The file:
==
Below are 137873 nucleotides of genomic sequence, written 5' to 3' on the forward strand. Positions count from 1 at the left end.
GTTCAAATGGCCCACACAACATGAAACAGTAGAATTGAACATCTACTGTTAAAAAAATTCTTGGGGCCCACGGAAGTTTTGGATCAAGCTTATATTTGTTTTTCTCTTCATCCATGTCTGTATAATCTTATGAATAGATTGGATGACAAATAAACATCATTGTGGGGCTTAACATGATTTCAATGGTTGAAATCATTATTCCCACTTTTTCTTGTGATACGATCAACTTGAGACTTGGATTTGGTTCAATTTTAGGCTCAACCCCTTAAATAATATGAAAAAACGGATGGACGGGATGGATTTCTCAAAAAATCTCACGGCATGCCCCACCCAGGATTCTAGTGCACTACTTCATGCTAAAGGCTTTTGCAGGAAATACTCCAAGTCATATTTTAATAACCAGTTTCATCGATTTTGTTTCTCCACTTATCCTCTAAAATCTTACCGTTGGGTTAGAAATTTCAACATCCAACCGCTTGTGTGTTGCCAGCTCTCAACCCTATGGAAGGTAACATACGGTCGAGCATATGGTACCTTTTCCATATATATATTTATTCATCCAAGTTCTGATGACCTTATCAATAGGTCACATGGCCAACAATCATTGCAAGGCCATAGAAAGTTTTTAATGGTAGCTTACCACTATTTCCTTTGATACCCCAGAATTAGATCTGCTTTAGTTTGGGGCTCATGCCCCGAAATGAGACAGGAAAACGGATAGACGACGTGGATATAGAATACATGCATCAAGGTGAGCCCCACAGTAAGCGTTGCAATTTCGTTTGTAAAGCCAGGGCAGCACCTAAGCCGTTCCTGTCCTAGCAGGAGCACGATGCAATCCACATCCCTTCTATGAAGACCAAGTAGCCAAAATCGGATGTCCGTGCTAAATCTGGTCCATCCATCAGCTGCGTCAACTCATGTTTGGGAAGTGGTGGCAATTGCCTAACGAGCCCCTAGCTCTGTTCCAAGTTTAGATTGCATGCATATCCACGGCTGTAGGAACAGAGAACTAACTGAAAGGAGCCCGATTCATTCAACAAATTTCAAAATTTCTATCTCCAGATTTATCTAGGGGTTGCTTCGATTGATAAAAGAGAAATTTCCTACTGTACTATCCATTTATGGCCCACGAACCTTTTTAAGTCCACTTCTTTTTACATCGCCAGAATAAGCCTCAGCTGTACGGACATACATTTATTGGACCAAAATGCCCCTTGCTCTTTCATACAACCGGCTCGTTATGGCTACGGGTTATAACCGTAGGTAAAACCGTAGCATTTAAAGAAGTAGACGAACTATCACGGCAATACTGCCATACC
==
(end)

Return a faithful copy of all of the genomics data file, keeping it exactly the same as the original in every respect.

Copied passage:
Below are 137873 nucleotides of genomic sequence, written 5' to 3' on the forward strand. Positions count from 1 at the left end.
GTTCAAATGGCCCACACAACATGAAACAGTAGAATTGAACATCTACTGTTAAAAAAATTCTTGGGGCCCACGGAAGTTTTGGATCAAGCTTATATTTGTTTTTCTCTTCATCCATGTCTGTATAATCTTATGAATAGATTGGATGACAAATAAACATCATTGTGGGGCTTAACATGATTTCAATGGTTGAAATCATTATTCCCACTTTTTCTTGTGATACGATCAACTTGAGACTTGGATTTGGTTCAATTTTAGGCTCAACCCCTTAAATAATATGAAAAAACGGATGGACGGGATGGATTTCTCAAAAAATCTCACGGCATGCCCCACCCAGGATTCTAGTGCACTACTTCATGCTAAAGGCTTTTGCAGGAAATACTCCAAGTCATATTTTAATAACCAGTTTCATCGATTTTGTTTCTCCACTTATCCTCTAAAATCTTACCGTTGGGTTAGAAATTTCAACATCCAACCGCTTGTGTGTTGCCAGCTCTCAACCCTATGGAAGGTAACATACGGTCGAGCATATGGTACCTTTTCCATATATATATTTATTCATCCAAGTTCTGATGACCTTATCAATAGGTCACATGGCCAACAATCATTGCAAGGCCATAGAAAGTTTTTAATGGTAGCTTACCACTATTTCCTTTGATACCCCAGAATTAGATCTGCTTTAGTTTGGGGCTCATGCCCCGAAATGAGACAGGAAAACGGATAGACGACGTGGATATAGAATACATGCATCAAGGTGAGCCCCACAGTAAGCGTTGCAATTTCGTTTGTAAAGCCAGGGCAGCACCTAAGCCGTTCCTGTCCTAGCAGGAGCACGATGCAATCCACATCCCTTCTATGAAGACCAAGTAGCCAAAATCGGATGTCCGTGCTAAATCTGGTCCATCCATCAGCTGCGTCAACTCATGTTTGGGAAGTGGTGGCAATTGCCTAACGAGCCCCTAGCTCTGTTCCAAGTTTAGATTGCATGCATATCCACGGCTGTAGGAACAGAGAACTAACTGAAAGGAGCCCGATTCATTCAACAAATTTCAAAATTTCTATCTCCAGATTTATCTAGGGGTTGCTTCGATTGATAAAAGAGAAATTTCCTACTGTACTATCCATTTATGGCCCACGAACCTTTTTAAGTCCACTTCTTTTTACATCGCCAGAATAAGCCTCAGCTGTACGGACATACATTTATTGGACCAAAATGCCCCTTGCTCTTTCATACAACCGGCTCGTTATGGCTACGGGTTATAACCGTAGGTAAAACCGTAGCATTTAAAGAAGTAGACGAACTATCACGGCAATACTGCCATACC